Inner Secrets

2015.Jan.13 Tuesday · 0 comments

in Casa SaltShaker, Food & Recipes

Once again, two different menus during the last week, and a couple of dishes that for me stood out.

A bit of an Italian, French and Peruvian mashup here for the pasta course. Fish mousse, a classic preparation – starting with a humble white fish, the merluza, or hake, and processing it with sauteed leeks, salt, white pepper, egg whites and cream. Into a semolina pasta dough in the form of sorrentinos, large round ravioli. Served over a salsa huancaina made with toasted peanuts, aji amarillo, fresh cheese, bread, milk, and salt. Atop, a saute of bell pepper, green onion, and szechuan peppercorn.

A variation on the theme for the second menu, the fish mousse made with pez palo, or Brazilian flathead, as it had suddenly appeared in the fish market, looked pristine, and has more flavor than the hake. I decided to go all blintz on it, using a semolina crepe, and, because we had two guests allergic to peanuts, made the huancaina with toasted walnuts. I’d also decided that the szechuan peppercorn flavor was a little too distracting from the harmony of the dish and I wanted something with a little kick to it, so a bit of togaroshi, the seven spice Japanese chili blend.

I don’t think that either version was anyone’s favorite out of the evenings, but most everyone seemed to like it, and the other dishes were, for the most part, repeats from menus past. Personally I think I like the sorrentino version more, though with the latter filling and topping. To be played with.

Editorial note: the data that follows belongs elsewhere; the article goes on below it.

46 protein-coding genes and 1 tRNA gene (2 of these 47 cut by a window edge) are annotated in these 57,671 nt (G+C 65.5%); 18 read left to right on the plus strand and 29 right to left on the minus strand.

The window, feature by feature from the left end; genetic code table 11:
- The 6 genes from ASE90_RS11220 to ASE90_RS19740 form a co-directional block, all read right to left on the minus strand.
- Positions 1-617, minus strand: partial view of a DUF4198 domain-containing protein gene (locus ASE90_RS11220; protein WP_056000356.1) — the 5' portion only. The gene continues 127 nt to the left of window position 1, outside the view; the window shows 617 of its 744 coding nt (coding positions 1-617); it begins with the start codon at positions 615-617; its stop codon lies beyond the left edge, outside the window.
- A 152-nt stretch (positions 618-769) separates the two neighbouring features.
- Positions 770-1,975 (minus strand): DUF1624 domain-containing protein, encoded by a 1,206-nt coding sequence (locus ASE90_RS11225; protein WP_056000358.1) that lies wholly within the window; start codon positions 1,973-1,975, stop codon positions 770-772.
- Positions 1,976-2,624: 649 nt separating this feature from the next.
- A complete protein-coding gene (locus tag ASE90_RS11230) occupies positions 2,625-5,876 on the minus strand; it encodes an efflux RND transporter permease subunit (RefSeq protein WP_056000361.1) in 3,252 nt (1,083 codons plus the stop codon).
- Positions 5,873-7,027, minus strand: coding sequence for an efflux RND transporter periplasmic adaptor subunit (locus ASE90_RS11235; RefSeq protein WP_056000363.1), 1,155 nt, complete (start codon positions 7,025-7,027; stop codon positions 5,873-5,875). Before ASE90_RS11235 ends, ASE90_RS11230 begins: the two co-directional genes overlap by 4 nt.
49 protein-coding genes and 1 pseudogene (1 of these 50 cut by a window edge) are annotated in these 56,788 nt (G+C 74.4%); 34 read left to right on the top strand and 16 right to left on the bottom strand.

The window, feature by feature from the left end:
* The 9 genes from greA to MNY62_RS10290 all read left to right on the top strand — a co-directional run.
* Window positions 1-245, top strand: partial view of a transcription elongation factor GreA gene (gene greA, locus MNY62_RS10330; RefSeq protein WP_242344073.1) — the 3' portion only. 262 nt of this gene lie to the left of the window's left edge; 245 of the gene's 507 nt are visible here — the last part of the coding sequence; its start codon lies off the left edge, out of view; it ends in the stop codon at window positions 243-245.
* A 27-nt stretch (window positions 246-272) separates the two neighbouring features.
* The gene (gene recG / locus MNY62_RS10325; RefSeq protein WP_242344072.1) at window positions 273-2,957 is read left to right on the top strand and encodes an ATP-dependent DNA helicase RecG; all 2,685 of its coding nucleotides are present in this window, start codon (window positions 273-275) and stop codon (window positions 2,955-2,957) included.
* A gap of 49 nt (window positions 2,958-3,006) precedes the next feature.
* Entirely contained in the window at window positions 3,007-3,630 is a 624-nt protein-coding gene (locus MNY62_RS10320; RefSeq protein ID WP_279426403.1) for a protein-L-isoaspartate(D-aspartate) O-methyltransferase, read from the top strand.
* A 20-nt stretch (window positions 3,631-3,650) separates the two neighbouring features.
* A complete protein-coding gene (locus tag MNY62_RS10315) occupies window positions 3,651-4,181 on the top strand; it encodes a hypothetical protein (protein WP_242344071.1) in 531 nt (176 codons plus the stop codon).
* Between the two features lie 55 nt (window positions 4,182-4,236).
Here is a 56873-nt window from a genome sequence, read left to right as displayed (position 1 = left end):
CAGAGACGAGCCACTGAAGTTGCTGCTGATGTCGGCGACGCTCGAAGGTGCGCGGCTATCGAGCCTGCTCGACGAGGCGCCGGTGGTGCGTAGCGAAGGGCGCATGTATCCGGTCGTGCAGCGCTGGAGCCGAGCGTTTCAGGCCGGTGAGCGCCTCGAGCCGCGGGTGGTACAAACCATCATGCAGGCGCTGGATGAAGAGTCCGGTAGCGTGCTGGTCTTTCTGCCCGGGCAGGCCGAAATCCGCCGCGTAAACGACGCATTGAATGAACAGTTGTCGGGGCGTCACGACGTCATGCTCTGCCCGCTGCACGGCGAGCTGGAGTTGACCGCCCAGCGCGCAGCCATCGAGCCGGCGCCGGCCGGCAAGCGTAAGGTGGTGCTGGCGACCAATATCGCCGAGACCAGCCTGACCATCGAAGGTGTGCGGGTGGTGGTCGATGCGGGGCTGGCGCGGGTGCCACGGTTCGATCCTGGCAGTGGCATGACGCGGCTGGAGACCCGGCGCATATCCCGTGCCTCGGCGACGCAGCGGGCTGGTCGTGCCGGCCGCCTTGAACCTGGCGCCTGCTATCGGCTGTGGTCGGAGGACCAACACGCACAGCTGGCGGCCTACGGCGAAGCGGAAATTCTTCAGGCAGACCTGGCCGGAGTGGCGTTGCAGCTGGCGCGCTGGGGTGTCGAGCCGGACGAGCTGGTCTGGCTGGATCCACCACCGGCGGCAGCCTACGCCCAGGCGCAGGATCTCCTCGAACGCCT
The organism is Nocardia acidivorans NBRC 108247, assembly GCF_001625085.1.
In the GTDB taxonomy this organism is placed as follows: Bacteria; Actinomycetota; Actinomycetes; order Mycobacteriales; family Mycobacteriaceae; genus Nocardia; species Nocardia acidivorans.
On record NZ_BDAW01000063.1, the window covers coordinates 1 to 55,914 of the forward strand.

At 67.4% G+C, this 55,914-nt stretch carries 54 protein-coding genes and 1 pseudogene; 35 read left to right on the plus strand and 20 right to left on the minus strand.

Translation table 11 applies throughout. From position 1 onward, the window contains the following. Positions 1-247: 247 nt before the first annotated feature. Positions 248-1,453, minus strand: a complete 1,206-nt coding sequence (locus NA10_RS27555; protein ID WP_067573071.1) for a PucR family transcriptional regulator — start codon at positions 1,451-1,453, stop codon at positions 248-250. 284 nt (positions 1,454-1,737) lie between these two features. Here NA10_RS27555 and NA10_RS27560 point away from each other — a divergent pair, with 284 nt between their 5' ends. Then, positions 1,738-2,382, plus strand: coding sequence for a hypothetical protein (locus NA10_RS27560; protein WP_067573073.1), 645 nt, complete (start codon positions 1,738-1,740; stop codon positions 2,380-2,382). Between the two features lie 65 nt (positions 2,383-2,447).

Inside, a saffron rice pudding. Wrapped in a sweet vanilla crepe (this was on the first menu, so we weren’t doubling up on blintzes), then in layers of butter brushed filo dough, and into the oven. Topped with roasted pineapple, powdered sugar, and accompanied by a simple caramel sauce.

A couple of people asked me about making this dessert:

Put one cup of rice in a pot and cover with cold water. Bring to a boil, immediately remove from the heat and strain, running it under cold water until the water runs clear, to remove the starch. Back into the pot, cover with four cups of milk, a cup and a half of sugar, four egg yolks, a teaspoon each of cinnamon and vanilla, and a small amount of powdered saffron (here, anyway, it comes in little teeny plastic canisters, that are about the amount of a large pinch. Over low heat, cook until the rice is cooked through and most of the liquid is absorbed. I then spread it out in a baking dish to cool and then scoop into the crepes:

1 cup pastry flour
1/4 cup sugar
4 whole eggs
1-1/4 cups milk
1 teaspoon vanilla

Whisk together and let sit for a little while to hydrate the flour, whisking every now and again. Cook 1/4 cup at a time in a crepe pan to make crepes that are about 8″ across. Roll up a scoop of the pudding inside, blintz, or burrito, style. By the way, the savory crepes above for the fish mousse are the same process, just leaving out the vanilla and sugar, using semolina flour instead, and plus a teaspoon of salt.

The filo dough I buy from one of the middle eastern markets – it’s just too difficult to make it at home and get it as thin as I want it. I took a single sheet of the dough, brushed it with butter, centered the blintz at one end and folded the two sides in like a brochure, then brushed the exposed surface that didn’t have butter with some more, and simply rolled it up from one end to the other, and finished with a little more butter on top. Into a hot oven to bake, along with half rings of pineapple on a baking sheet, sprinkled with some sugar – they cook perfectly in the same amount of time it takes to bake the filo packages.


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